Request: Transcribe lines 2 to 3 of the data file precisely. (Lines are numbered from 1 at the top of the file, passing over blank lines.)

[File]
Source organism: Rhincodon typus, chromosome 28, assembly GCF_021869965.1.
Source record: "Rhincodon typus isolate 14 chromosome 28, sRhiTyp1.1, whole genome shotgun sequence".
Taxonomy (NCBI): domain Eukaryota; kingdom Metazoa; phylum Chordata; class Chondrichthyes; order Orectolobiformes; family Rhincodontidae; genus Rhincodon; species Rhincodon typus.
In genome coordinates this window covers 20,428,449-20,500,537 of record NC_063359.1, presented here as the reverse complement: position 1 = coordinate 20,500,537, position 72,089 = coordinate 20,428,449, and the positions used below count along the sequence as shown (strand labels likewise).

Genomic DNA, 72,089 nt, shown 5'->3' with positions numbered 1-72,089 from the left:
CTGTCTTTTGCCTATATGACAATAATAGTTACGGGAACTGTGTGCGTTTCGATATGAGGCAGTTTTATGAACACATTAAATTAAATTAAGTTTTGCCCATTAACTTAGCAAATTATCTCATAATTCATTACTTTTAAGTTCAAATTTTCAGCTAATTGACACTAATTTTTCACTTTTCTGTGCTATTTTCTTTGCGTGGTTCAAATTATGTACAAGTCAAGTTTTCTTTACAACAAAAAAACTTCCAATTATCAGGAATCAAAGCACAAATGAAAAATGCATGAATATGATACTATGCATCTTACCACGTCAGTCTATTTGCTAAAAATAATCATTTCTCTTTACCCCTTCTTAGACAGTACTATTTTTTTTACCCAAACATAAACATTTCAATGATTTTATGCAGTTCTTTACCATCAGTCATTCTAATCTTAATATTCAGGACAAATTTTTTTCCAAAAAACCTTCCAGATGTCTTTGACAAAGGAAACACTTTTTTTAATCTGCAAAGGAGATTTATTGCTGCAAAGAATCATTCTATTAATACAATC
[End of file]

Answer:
Source record: "Rhincodon typus isolate 14 chromosome 28, sRhiTyp1.1, whole genome shotgun sequence".
Taxonomy (NCBI): domain Eukaryota; kingdom Metazoa; phylum Chordata; class Chondrichthyes; order Orectolobiformes; family Rhincodontidae; genus Rhincodon; species Rhincodon typus.